Grundig shook his head. ‘Got an update thirty minutes ago. Still there. Must be buried beneath all this muck.’
‘Is that possible in so short a time?’ Thrace felt suddenly very vulnerable as the water sucked at his boots.
‘Logically, sir?’ Grundig shook his head by way of reply. ‘Could be the locals did something. There’s a lot we still don’t know about them.’
‘Unlikely,’ said Thrace a bit more quickly than he’d intended. ‘They’re primitives. Let’s just keep to the facts.’
Captain Thrace turned his attention back to the long march ahead of him. He wanted very much to simply discard Grundig’s words. They were foolish notions, utterly foolish. The natives of Gyptica, like many of the fringeward colonies, had regressed into tribalism, rather than maintaining the technology they had been granted when first they had arrived.
It was impossible to say what had caused the regression, perhaps the machines had been defective, or the humidity of the world had been too much of a challenge for the colonists to overcome. It was equally possible that some civil unrest tied to these events, or not, had caused the colonists to rebel against one another, splitting them into feuding bands that over the course of the centuries had long forgotten their roots.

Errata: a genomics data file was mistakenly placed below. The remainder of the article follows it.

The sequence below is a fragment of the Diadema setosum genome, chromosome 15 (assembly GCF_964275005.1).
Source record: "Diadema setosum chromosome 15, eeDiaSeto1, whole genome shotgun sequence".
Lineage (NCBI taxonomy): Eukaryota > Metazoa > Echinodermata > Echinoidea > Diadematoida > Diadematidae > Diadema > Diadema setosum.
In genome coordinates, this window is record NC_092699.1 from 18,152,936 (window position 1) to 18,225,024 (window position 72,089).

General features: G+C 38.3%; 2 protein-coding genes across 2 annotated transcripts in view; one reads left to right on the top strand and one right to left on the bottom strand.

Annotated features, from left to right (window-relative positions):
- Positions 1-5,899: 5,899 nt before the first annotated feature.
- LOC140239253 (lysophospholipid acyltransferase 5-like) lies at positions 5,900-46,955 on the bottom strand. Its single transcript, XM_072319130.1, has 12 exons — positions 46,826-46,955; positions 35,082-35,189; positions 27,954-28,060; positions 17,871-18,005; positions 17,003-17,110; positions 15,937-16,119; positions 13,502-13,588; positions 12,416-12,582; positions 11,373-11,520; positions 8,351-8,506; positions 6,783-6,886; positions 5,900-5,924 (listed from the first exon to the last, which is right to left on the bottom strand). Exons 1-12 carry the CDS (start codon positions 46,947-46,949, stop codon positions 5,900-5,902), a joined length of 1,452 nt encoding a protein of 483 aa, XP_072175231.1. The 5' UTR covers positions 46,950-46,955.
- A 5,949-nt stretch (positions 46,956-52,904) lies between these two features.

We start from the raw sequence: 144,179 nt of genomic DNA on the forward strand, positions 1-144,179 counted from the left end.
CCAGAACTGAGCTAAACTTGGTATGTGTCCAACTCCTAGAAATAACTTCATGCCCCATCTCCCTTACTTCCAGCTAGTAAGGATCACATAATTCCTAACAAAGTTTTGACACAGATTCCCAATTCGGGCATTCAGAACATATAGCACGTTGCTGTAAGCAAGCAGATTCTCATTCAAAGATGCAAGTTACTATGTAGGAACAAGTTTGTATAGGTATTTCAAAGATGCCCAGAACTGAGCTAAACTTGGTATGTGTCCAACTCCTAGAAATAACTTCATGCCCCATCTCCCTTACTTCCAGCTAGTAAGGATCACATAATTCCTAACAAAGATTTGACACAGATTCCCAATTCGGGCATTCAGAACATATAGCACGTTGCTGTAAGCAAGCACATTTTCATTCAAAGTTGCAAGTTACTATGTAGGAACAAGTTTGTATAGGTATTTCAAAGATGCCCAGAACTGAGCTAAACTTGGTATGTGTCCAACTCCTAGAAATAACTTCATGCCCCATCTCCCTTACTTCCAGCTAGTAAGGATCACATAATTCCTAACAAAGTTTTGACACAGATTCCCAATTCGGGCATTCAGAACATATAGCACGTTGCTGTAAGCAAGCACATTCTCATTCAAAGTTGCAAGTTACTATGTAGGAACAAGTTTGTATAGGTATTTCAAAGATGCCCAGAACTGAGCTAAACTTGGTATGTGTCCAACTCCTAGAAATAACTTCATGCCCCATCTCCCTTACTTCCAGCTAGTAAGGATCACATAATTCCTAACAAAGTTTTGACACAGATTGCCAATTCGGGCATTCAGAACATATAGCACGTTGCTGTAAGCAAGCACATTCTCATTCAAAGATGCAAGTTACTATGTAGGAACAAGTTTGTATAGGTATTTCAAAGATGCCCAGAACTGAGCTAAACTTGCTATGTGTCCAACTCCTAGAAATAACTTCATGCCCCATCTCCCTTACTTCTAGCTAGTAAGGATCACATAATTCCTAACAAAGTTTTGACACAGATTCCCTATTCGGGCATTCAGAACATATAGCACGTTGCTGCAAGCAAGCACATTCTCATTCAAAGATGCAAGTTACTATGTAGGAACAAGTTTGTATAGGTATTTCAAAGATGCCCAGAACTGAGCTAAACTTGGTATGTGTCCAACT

Realistically, it was of no consequence. Worlds like Gyptica were generally considered beyond redemption, and either left for study or aggressively re-colonised so that the world’s resources might not go to waste.
Gyptica’s ultimate fate didn’t matter to Thrace, nor did the fate of its people. What would happen to them was beyond his control, and far beyond his pay grade to interfere with in any case. His job was simple, or at least, it should have been.
An observer-class science vessel, the Smithsonian, apparently named after some archaic repository of knowledge, had been forced to ground for reasons unknown. They had taken casualties in the touchdown, but other than being rendered incapable of a future take-off, their craft was intact. The survivors had sent out a distress signal, urging rescue of their crew and the valuable data they had collected. Then the signal had gone quiet.
It hadn’t occurred to him until that moment, that perhaps it wasn’t the crew they’d been sent to retrieve at all.
Information was power in the Protectorate. What little the Prefects relinquished to the common man could, if used wisely, make unimaginable fortunes. A crafty planetary administrator, sitting on data that leads to the discovery of a mineral rich world at a point when such minerals are in demand, stood to make a great deal of money.
The lives of soldiers had been spent for much less, Thrace mused.
Still, there was nothing they could do if the ship was submerged. They were armed with spit-guns and combat knives, not industrial salvaging equipment. If they were lucky they’d soon be called back to the ship, and the entire action would be abandoned, but Thrace had never been lucky in his life.
‘Captain!’ yelled a private that had been scouting out ahead. His next words only cemented Thrace’s growing feeling of dread. ‘We’ve found something.’